The Association of Financial Advisers (AFA) has accused the Financial Adviser Standards and Ethics Authority (FASEA) of utilising its code of ethics approach in a manner “tantamount to FASEA creating its own laws, way above the current laws”.
Responding to FASEA’s Friday release of guidance around its code of ethics, the AFA said the exercise had simply served to increase industry concerns and urged that changes and clarifications were needed for the code of ethics to be workable and practical.
The AFA specifically referred to FASEA’s announcement that: “The making of the code and changes to education and training standards, reflect community expectations that the provision of professional advice be centred on serving the best interests of the client free from any conflict”.
In a communication to members signed by chief executive, Phil Kewin, the AFA said the statement was “tantamount to FASEA creating its own laws, way above the current law”.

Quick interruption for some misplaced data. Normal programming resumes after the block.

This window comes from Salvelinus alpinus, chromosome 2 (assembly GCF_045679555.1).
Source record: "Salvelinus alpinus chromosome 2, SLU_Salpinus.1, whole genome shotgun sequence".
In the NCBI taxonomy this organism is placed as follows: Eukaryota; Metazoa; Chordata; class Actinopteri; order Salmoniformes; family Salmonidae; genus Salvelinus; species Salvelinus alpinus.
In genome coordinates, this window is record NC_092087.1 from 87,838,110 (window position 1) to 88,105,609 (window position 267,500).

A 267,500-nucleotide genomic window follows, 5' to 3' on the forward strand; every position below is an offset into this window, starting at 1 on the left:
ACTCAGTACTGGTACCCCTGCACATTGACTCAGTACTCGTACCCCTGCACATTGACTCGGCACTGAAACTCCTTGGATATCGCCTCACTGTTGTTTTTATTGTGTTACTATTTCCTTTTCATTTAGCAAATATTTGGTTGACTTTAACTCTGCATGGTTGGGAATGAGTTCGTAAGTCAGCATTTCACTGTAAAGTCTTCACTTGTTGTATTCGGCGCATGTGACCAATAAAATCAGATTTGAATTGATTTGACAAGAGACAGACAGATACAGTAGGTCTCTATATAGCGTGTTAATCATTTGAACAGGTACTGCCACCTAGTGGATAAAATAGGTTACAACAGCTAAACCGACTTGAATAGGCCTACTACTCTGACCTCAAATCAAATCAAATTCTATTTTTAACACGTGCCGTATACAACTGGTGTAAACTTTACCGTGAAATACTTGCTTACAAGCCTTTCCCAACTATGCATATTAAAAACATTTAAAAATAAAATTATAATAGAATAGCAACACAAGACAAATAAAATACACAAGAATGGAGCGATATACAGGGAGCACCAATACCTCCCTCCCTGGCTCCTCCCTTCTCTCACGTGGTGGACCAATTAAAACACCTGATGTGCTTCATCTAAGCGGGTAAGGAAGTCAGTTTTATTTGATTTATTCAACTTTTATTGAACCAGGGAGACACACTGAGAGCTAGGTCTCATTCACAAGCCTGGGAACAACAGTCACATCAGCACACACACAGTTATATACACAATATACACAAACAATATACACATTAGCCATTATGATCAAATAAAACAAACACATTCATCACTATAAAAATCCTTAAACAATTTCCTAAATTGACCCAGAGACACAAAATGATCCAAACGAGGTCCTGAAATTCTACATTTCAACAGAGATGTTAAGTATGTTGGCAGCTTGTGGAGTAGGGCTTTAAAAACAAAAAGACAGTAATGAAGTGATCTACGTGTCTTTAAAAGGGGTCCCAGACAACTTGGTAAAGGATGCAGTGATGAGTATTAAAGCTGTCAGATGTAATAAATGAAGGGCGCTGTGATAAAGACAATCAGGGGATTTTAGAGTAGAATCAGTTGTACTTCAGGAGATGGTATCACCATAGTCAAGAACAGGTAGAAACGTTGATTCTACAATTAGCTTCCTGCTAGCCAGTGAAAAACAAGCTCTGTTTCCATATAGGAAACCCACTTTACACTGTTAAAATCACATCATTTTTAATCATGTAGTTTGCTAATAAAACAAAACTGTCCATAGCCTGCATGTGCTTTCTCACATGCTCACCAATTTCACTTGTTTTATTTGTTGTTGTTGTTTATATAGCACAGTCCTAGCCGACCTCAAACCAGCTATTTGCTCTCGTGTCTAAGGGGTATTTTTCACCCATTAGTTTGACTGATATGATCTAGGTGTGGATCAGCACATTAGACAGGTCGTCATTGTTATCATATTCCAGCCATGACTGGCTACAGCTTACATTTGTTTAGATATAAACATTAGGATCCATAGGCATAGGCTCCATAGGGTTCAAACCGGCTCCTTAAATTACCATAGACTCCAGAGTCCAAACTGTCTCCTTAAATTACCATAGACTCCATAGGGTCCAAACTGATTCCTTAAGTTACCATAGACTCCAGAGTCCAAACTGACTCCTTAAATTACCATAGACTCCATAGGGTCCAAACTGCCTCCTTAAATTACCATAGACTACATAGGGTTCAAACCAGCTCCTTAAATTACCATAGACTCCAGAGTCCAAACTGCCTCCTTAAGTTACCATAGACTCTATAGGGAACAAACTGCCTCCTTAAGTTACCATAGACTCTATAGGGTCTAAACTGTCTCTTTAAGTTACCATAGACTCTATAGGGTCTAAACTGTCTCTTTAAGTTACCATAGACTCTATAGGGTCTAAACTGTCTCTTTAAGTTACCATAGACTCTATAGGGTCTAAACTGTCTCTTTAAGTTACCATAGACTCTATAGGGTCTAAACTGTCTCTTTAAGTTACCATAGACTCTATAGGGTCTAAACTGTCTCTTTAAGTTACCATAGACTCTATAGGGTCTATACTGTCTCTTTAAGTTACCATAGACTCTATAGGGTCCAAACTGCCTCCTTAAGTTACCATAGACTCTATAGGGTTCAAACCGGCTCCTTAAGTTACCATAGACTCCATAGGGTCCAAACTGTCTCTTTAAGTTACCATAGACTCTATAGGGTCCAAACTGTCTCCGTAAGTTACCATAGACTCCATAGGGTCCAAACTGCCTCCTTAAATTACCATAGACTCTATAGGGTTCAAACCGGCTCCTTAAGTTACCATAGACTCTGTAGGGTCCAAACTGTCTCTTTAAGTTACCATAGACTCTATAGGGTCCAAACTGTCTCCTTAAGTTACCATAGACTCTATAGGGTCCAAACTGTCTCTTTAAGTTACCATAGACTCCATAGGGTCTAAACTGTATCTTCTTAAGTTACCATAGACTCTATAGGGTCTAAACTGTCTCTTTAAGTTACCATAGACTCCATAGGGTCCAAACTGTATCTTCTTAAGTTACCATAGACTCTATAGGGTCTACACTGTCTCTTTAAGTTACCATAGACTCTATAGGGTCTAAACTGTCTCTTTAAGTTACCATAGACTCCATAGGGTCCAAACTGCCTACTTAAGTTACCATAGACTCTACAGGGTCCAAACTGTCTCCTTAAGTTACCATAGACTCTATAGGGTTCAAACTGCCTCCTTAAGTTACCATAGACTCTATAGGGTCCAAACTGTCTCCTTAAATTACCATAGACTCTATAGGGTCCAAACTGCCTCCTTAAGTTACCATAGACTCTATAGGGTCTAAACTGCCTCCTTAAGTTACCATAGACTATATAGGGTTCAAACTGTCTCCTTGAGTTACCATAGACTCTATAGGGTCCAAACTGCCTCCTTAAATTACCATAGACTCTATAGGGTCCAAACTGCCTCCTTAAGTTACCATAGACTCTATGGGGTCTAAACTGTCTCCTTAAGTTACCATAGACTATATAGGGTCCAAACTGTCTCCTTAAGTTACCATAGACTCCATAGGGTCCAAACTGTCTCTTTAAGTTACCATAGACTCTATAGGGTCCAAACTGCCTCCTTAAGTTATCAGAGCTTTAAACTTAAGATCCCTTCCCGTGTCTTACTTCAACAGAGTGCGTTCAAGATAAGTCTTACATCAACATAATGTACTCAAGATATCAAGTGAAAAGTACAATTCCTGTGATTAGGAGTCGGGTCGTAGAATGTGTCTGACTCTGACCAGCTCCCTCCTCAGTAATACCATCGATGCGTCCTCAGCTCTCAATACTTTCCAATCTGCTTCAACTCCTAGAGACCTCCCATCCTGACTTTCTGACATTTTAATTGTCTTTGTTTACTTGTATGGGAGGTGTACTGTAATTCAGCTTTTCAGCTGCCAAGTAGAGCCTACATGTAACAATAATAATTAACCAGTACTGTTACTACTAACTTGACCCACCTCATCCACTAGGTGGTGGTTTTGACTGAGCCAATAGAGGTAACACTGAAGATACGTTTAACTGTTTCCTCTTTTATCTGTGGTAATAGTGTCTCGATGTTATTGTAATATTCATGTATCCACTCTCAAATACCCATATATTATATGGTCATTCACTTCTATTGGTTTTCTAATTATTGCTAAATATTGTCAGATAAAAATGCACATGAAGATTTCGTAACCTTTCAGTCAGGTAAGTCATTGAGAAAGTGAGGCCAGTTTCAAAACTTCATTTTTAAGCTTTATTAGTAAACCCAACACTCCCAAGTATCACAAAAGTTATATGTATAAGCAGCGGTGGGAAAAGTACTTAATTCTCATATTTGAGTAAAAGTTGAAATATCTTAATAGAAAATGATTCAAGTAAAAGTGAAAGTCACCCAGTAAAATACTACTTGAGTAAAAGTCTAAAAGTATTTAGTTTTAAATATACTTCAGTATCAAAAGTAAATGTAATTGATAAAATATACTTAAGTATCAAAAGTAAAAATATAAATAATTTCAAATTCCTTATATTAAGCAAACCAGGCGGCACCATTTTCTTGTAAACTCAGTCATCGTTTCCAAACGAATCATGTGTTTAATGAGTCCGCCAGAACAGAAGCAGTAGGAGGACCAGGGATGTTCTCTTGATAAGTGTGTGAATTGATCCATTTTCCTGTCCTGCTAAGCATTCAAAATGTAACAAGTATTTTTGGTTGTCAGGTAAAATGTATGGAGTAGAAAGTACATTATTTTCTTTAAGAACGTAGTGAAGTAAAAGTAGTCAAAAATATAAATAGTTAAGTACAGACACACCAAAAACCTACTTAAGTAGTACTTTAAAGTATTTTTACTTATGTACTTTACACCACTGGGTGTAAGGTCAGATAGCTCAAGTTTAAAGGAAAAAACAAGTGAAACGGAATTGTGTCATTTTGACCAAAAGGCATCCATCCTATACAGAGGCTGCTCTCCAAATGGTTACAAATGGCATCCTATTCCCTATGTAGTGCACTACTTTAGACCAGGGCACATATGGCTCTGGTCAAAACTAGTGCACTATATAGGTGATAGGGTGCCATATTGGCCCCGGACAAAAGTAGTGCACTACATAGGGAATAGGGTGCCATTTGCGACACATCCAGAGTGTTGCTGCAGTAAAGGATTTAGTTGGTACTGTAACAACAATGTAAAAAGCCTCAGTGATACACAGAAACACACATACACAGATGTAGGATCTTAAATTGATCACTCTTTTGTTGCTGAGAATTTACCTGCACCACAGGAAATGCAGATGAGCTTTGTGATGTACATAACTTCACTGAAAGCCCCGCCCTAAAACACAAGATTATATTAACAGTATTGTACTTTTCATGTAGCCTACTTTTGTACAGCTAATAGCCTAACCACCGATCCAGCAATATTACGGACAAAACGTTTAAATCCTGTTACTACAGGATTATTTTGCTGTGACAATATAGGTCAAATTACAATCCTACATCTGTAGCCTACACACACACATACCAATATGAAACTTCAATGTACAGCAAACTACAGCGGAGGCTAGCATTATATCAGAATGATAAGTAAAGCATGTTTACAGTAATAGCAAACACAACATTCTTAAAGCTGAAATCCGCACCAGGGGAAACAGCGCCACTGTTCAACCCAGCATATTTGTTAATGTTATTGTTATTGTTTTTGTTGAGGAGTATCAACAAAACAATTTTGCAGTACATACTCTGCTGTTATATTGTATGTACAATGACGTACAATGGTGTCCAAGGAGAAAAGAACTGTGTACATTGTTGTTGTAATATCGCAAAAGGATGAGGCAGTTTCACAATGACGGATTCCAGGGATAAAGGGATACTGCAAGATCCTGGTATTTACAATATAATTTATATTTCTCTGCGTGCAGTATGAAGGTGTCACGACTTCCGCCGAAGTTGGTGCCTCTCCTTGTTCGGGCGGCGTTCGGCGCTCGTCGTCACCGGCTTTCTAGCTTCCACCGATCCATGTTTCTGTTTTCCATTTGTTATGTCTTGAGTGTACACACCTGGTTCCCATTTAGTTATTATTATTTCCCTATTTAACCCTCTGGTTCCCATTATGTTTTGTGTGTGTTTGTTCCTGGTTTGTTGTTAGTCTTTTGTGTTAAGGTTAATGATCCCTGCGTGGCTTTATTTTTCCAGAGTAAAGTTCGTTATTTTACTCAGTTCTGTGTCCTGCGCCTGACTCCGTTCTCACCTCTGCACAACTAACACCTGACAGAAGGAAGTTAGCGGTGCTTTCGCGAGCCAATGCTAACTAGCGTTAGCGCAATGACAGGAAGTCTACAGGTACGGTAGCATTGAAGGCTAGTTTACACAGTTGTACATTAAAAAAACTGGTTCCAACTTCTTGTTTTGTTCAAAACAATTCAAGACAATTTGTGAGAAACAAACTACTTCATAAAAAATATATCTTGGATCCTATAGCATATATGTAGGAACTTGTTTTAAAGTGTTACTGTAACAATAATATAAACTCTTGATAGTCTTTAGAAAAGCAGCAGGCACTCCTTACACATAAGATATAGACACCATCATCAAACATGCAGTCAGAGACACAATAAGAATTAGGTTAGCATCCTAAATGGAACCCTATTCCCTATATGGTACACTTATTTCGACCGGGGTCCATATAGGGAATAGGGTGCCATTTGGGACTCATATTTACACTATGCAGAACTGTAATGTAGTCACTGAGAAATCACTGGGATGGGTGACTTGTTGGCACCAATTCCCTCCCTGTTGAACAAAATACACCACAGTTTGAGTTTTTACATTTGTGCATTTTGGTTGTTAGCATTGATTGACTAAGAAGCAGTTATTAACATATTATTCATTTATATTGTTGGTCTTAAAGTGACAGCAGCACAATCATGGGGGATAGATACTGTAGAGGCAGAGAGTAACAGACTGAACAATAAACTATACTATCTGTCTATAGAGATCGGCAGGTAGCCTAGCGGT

“We simply do not understand how it is possible, when the Corporations Act only requires conflicts to be managed, and the law specifically permits life insurance commissions and other conflicted arrangements, that FASEA could issue a Code of Ethics, that is binding on all financial advisers that appears to completely ban conflicts of interest,” the AFA communication said.
“Any expectation to totally remove conflicts of interest is simply impractical. FASEA clearly do not understand the extent of conflicts in financial services, the impact that their removal would have, or appreciate how conflicts are managed to ensure that advice is provided that is in the best interest of the client. Conflicts exist in many different ways and not just with respect to remuneration.”
The AFA said that as 1 January drew closer, it would be consulting with FASEA to advocate for change and to ensure greater clarity, including:
- Seeking a blanket statement that the receipt of a commission for the provision of advice on life insurance is acceptable;
- Clarification and greater flexibility with respect to referral arrangements; and
- Clarification regarding the need to obtain consent from existing clients as soon as practicable, in order to continue to receive remuneration.